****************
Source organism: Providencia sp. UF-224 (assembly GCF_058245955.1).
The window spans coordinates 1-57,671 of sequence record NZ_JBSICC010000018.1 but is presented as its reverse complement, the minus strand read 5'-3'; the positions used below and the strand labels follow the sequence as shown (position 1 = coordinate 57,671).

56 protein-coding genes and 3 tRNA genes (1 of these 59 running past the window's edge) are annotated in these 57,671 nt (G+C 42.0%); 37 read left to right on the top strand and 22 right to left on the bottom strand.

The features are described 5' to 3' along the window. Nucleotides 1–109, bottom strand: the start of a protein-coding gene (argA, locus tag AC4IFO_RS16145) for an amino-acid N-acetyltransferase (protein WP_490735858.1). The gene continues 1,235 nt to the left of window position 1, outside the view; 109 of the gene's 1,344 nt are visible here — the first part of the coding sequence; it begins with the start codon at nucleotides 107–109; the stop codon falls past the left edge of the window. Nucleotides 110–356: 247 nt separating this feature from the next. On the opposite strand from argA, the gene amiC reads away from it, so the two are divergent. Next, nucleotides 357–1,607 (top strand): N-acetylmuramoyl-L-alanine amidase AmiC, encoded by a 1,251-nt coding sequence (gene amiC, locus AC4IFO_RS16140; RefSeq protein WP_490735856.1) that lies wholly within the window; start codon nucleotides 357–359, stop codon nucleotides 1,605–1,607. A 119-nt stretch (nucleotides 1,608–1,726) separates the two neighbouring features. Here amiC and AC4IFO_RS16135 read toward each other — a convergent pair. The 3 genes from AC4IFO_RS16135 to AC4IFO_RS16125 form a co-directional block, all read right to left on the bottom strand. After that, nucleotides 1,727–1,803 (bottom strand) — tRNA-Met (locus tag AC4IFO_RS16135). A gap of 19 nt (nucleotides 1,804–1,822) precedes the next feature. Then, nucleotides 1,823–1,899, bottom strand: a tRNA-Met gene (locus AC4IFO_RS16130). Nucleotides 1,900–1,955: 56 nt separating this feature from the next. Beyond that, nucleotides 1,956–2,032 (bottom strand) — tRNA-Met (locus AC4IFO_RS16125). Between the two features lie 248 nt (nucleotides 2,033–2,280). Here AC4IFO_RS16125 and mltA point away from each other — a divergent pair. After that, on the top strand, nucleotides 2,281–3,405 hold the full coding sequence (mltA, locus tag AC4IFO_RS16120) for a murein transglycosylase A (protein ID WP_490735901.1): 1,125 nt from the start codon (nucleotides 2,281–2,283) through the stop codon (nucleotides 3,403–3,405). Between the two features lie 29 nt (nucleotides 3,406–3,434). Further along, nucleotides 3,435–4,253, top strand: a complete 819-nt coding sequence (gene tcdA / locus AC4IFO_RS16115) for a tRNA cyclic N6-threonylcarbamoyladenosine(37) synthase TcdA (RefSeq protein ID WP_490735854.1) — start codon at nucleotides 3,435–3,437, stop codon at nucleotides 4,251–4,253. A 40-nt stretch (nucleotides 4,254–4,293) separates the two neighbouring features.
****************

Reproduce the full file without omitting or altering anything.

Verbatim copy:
Source organism: Providencia sp. UF-224 (assembly GCF_058245955.1).
The window spans coordinates 1-57,671 of sequence record NZ_JBSICC010000018.1 but is presented as its reverse complement, the minus strand read 5'-3'; the positions used below and the strand labels follow the sequence as shown (position 1 = coordinate 57,671).

56 protein-coding genes and 3 tRNA genes (1 of these 59 running past the window's edge) are annotated in these 57,671 nt (G+C 42.0%); 37 read left to right on the top strand and 22 right to left on the bottom strand.

The features are described 5' to 3' along the window. Nucleotides 1–109, bottom strand: the start of a protein-coding gene (argA, locus tag AC4IFO_RS16145) for an amino-acid N-acetyltransferase (protein WP_490735858.1). The gene continues 1,235 nt to the left of window position 1, outside the view; 109 of the gene's 1,344 nt are visible here — the first part of the coding sequence; it begins with the start codon at nucleotides 107–109; the stop codon falls past the left edge of the window. Nucleotides 110–356: 247 nt separating this feature from the next. On the opposite strand from argA, the gene amiC reads away from it, so the two are divergent. Next, nucleotides 357–1,607 (top strand): N-acetylmuramoyl-L-alanine amidase AmiC, encoded by a 1,251-nt coding sequence (gene amiC, locus AC4IFO_RS16140; RefSeq protein WP_490735856.1) that lies wholly within the window; start codon nucleotides 357–359, stop codon nucleotides 1,605–1,607. A 119-nt stretch (nucleotides 1,608–1,726) separates the two neighbouring features. Here amiC and AC4IFO_RS16135 read toward each other — a convergent pair. The 3 genes from AC4IFO_RS16135 to AC4IFO_RS16125 form a co-directional block, all read right to left on the bottom strand. After that, nucleotides 1,727–1,803 (bottom strand) — tRNA-Met (locus tag AC4IFO_RS16135). A gap of 19 nt (nucleotides 1,804–1,822) precedes the next feature. Then, nucleotides 1,823–1,899, bottom strand: a tRNA-Met gene (locus AC4IFO_RS16130). Nucleotides 1,900–1,955: 56 nt separating this feature from the next. Beyond that, nucleotides 1,956–2,032 (bottom strand) — tRNA-Met (locus AC4IFO_RS16125). Between the two features lie 248 nt (nucleotides 2,033–2,280). Here AC4IFO_RS16125 and mltA point away from each other — a divergent pair. After that, on the top strand, nucleotides 2,281–3,405 hold the full coding sequence (mltA, locus tag AC4IFO_RS16120) for a murein transglycosylase A (protein ID WP_490735901.1): 1,125 nt from the start codon (nucleotides 2,281–2,283) through the stop codon (nucleotides 3,403–3,405). Between the two features lie 29 nt (nucleotides 3,406–3,434). Further along, nucleotides 3,435–4,253, top strand: a complete 819-nt coding sequence (gene tcdA / locus AC4IFO_RS16115) for a tRNA cyclic N6-threonylcarbamoyladenosine(37) synthase TcdA (RefSeq protein ID WP_490735854.1) — start codon at nucleotides 3,435–3,437, stop codon at nucleotides 4,251–4,253. A 40-nt stretch (nucleotides 4,254–4,293) separates the two neighbouring features.